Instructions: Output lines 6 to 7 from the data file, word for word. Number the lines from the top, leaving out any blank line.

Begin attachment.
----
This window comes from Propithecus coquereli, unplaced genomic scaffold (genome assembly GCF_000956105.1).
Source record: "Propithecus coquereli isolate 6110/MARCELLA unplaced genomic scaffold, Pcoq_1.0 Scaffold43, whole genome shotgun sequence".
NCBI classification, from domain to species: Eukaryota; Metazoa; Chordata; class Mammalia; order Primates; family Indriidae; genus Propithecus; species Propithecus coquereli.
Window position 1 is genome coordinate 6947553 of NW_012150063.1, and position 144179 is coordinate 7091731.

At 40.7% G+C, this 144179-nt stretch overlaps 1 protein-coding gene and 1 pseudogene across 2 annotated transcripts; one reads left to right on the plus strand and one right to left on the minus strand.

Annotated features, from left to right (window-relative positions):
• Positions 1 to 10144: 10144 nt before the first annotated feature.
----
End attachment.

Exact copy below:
Annotated features, from left to right (window-relative positions):
• Positions 1 to 10144: 10144 nt before the first annotated feature.